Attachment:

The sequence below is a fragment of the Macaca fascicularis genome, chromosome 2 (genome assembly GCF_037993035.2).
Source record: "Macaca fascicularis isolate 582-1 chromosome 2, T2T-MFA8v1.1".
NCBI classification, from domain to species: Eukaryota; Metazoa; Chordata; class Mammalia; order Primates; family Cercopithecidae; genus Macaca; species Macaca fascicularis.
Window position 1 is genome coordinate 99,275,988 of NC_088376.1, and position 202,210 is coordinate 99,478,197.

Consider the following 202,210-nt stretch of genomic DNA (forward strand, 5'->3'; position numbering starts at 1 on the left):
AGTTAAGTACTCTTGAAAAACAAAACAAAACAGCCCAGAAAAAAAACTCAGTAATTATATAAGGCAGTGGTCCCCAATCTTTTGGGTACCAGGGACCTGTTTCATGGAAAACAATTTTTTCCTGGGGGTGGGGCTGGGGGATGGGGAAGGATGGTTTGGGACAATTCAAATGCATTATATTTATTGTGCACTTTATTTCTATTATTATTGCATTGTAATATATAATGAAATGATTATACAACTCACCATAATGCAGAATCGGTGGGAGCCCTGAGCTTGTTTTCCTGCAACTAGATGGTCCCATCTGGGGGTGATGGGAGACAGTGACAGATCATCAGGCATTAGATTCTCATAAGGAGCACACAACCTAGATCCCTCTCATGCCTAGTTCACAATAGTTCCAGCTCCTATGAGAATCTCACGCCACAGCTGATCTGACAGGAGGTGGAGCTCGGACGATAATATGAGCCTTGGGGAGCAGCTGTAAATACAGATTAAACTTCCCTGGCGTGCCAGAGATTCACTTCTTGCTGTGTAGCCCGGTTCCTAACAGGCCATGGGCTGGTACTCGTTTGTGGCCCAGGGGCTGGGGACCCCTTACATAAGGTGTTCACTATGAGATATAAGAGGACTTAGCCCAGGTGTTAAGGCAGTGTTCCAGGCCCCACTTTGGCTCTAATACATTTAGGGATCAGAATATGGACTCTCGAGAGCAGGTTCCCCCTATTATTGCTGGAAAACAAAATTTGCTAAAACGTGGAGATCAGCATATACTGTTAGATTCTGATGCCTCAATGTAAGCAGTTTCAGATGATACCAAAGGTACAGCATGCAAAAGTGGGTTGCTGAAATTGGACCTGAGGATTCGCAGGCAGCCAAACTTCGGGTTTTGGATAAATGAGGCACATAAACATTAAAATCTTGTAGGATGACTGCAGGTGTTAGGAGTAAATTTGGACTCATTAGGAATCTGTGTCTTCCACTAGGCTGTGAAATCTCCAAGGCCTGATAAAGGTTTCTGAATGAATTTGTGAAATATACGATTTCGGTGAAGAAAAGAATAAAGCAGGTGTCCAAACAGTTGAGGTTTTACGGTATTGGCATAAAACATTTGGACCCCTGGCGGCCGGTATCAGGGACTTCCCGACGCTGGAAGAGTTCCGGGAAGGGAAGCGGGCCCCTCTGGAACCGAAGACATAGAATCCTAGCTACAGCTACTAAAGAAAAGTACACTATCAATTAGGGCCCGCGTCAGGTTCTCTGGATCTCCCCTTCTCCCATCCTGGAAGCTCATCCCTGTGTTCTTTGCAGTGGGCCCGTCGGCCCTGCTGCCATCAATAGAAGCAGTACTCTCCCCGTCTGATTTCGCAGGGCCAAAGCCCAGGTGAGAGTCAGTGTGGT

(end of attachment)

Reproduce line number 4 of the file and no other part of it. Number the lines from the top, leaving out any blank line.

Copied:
Window position 1 is genome coordinate 99,275,988 of NC_088376.1, and position 202,210 is coordinate 99,478,197.